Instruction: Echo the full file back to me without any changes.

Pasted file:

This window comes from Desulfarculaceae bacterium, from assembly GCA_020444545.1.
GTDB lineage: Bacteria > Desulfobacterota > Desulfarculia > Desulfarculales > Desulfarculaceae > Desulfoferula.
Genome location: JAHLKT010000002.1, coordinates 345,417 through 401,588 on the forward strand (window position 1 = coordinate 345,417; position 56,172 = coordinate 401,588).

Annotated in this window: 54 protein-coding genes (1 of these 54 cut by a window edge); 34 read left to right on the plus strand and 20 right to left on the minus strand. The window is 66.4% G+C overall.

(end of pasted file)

This window comes from Desulfarculaceae bacterium, from assembly GCA_020444545.1.
GTDB lineage: Bacteria > Desulfobacterota > Desulfarculia > Desulfarculales > Desulfarculaceae > Desulfoferula.
Genome location: JAHLKT010000002.1, coordinates 345,417 through 401,588 on the forward strand (window position 1 = coordinate 345,417; position 56,172 = coordinate 401,588).

Annotated in this window: 54 protein-coding genes (1 of these 54 cut by a window edge); 34 read left to right on the plus strand and 20 right to left on the minus strand. The window is 66.4% G+C overall.